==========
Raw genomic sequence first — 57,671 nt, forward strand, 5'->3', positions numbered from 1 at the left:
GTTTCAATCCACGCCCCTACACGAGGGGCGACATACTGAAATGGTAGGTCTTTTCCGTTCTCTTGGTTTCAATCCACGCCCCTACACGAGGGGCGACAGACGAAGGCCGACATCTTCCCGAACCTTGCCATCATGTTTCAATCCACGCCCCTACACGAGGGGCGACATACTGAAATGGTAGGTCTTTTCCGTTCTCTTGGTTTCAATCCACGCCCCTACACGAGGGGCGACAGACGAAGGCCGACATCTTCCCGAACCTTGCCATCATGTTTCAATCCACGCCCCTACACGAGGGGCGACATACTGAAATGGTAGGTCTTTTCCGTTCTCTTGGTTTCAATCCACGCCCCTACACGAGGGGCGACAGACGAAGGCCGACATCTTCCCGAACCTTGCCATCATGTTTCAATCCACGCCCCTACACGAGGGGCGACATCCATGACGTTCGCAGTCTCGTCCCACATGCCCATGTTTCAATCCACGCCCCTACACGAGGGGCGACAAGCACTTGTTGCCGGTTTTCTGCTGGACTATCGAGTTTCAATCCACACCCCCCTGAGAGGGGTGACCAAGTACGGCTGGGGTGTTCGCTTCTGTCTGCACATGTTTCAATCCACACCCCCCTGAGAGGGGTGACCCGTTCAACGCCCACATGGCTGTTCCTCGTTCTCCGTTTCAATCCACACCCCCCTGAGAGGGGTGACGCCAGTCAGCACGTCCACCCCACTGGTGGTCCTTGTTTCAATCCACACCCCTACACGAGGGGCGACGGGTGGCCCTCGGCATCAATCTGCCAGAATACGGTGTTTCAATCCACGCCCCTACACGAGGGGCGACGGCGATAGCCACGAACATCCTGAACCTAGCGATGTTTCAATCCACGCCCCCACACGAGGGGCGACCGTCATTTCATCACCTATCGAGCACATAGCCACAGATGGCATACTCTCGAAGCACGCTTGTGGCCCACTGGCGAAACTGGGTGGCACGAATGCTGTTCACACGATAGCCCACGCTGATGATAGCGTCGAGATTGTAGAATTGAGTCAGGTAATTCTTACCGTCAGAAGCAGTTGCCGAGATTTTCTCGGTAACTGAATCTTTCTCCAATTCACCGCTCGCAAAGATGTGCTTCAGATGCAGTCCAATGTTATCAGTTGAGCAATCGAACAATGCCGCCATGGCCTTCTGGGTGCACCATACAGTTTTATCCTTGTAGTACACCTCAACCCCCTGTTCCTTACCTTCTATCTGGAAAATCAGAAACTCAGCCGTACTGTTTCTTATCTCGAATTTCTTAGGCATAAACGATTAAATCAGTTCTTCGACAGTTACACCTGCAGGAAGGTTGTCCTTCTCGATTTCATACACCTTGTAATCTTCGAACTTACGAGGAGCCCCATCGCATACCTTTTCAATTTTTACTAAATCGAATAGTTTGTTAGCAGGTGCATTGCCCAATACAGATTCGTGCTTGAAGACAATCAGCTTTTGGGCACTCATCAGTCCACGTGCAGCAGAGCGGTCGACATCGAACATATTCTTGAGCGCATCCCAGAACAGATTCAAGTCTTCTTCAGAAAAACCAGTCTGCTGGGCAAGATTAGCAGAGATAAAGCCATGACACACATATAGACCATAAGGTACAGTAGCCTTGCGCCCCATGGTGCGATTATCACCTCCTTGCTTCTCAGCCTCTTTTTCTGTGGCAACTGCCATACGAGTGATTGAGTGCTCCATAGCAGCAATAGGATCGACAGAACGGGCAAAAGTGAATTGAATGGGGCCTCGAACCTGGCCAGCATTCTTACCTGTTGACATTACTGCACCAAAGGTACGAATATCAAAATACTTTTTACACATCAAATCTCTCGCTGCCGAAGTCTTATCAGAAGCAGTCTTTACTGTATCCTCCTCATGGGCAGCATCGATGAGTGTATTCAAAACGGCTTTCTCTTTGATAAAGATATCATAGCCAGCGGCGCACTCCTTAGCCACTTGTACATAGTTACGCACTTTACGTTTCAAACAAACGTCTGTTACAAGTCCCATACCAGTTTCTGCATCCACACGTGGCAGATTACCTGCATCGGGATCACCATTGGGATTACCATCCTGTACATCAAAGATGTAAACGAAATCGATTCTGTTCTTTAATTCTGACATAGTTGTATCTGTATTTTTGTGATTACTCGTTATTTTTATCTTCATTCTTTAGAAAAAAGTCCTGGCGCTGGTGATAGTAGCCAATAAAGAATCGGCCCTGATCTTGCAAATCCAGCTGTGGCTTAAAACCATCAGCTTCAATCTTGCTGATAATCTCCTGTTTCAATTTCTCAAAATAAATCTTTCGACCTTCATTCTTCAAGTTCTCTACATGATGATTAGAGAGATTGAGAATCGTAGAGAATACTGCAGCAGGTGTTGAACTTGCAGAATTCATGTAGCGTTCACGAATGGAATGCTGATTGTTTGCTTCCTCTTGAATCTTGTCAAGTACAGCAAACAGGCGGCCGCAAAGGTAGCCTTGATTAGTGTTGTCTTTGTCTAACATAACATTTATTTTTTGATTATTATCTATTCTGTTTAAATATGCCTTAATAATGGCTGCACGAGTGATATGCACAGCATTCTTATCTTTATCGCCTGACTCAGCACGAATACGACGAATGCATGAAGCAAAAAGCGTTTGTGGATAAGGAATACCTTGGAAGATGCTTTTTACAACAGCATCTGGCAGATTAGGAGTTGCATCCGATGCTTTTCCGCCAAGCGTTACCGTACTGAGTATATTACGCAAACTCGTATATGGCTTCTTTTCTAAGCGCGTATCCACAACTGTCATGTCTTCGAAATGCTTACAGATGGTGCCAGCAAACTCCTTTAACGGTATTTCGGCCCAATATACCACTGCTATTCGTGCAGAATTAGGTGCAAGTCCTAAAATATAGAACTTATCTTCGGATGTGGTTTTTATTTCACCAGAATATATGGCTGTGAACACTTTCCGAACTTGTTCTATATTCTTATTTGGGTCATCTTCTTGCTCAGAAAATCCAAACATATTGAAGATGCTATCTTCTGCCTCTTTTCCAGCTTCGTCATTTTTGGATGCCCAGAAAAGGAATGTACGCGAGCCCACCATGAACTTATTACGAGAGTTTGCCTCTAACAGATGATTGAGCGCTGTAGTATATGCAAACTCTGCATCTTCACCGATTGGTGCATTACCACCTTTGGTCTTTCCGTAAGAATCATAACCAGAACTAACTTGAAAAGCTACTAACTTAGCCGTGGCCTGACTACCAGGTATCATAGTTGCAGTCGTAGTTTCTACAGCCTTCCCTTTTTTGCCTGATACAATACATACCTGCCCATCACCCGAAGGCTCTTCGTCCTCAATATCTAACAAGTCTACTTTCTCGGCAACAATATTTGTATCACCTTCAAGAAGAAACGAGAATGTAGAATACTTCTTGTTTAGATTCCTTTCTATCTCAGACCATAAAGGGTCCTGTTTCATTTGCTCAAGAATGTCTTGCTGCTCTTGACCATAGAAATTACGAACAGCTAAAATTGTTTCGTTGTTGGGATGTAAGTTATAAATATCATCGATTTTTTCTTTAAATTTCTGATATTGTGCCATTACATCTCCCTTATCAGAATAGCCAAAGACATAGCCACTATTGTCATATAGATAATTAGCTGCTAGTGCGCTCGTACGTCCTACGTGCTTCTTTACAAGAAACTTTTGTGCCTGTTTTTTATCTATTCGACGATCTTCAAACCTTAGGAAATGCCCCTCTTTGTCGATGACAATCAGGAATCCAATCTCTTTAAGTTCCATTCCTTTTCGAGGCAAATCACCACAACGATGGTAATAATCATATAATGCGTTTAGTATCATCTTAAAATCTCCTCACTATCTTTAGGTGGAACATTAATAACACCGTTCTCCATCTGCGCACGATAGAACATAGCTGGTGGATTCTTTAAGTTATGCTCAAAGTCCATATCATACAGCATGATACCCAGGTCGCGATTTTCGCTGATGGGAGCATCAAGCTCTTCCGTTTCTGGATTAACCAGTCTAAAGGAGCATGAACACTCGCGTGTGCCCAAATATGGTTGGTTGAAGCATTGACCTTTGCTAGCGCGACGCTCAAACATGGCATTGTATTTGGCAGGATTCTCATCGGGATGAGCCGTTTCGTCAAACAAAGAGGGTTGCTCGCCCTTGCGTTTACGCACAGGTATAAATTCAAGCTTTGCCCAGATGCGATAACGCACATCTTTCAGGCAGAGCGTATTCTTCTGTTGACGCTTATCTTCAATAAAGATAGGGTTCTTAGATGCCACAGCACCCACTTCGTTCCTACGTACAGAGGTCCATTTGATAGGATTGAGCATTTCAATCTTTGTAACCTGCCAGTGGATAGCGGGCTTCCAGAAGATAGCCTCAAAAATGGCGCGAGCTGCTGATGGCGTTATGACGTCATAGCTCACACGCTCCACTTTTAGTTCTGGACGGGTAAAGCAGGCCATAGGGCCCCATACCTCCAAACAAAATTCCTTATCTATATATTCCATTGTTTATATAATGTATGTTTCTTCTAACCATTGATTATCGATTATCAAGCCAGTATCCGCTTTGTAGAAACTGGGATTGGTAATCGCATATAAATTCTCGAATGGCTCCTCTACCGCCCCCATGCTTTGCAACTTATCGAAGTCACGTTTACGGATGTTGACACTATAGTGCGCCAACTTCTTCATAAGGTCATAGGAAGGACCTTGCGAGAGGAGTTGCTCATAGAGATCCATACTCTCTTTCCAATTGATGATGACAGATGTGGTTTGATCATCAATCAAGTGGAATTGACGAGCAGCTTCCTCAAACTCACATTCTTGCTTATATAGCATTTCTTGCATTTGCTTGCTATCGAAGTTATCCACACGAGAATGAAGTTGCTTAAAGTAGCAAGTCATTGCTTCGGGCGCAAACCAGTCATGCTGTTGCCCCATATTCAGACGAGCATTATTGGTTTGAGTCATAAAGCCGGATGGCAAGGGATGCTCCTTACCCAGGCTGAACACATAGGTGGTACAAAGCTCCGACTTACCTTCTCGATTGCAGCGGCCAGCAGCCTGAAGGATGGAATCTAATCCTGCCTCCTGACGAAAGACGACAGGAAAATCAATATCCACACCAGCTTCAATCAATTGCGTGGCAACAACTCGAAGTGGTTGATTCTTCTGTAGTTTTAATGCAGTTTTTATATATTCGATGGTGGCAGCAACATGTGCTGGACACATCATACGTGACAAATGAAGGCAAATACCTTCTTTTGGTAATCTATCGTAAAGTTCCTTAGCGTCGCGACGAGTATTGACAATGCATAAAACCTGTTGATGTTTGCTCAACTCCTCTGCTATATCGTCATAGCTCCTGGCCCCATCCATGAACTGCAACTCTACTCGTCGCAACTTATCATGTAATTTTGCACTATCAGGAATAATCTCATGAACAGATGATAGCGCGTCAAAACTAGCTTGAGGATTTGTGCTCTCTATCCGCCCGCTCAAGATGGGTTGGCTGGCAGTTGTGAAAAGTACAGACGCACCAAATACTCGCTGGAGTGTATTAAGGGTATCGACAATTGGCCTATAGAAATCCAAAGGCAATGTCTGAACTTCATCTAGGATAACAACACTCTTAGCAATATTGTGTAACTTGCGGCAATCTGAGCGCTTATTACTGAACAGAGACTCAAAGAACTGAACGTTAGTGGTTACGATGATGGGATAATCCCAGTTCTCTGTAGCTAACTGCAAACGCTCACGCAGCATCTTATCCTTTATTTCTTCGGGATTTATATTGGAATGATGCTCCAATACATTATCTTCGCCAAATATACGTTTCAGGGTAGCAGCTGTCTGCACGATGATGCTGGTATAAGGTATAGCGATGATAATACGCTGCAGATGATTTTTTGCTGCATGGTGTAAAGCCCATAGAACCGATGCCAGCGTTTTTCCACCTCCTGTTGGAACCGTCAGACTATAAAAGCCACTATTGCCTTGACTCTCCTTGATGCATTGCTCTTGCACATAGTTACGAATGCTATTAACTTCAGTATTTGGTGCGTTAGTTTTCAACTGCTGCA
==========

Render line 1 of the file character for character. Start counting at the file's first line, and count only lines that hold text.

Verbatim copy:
Raw genomic sequence first — 57,671 nt, forward strand, 5'->3', positions numbered from 1 at the left: